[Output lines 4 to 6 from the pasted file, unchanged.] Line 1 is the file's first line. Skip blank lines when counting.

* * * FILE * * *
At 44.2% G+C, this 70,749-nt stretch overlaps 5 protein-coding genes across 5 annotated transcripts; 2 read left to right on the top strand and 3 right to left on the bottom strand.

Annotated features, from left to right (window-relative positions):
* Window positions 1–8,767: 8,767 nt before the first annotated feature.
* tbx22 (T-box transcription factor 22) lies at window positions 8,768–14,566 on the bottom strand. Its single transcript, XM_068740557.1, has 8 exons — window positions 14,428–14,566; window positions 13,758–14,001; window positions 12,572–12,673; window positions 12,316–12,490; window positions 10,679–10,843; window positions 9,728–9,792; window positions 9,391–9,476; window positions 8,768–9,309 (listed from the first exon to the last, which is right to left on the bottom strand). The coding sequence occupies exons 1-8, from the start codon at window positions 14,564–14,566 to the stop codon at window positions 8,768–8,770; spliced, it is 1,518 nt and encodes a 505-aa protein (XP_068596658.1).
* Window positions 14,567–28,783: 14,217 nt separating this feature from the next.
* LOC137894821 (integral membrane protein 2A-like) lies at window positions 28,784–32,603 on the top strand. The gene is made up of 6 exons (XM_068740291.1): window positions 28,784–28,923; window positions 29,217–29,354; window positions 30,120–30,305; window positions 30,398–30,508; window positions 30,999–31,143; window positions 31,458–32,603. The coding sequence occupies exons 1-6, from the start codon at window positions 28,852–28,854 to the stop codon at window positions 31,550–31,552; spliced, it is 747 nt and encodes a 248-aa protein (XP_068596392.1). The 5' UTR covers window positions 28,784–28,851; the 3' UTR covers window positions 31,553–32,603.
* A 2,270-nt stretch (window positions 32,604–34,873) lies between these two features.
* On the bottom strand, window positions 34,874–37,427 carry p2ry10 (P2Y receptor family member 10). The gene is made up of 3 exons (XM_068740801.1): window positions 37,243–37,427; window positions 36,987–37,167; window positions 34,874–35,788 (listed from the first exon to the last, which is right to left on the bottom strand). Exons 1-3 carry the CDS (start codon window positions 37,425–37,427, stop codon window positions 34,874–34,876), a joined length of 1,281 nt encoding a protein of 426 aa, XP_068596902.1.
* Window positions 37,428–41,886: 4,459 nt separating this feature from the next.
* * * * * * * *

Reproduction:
* tbx22 (T-box transcription factor 22) lies at window positions 8,768–14,566 on the bottom strand. Its single transcript, XM_068740557.1, has 8 exons — window positions 14,428–14,566; window positions 13,758–14,001; window positions 12,572–12,673; window positions 12,316–12,490; window positions 10,679–10,843; window positions 9,728–9,792; window positions 9,391–9,476; window positions 8,768–9,309 (listed from the first exon to the last, which is right to left on the bottom strand). The coding sequence occupies exons 1-8, from the start codon at window positions 14,564–14,566 to the stop codon at window positions 8,768–8,770; spliced, it is 1,518 nt and encodes a 505-aa protein (XP_068596658.1).
* Window positions 14,567–28,783: 14,217 nt separating this feature from the next.
* LOC137894821 (integral membrane protein 2A-like) lies at window positions 28,784–32,603 on the top strand. The gene is made up of 6 exons (XM_068740291.1): window positions 28,784–28,923; window positions 29,217–29,354; window positions 30,120–30,305; window positions 30,398–30,508; window positions 30,999–31,143; window positions 31,458–32,603. The coding sequence occupies exons 1-6, from the start codon at window positions 28,852–28,854 to the stop codon at window positions 31,550–31,552; spliced, it is 747 nt and encodes a 248-aa protein (XP_068596392.1). The 5' UTR covers window positions 28,784–28,851; the 3' UTR covers window positions 31,553–32,603.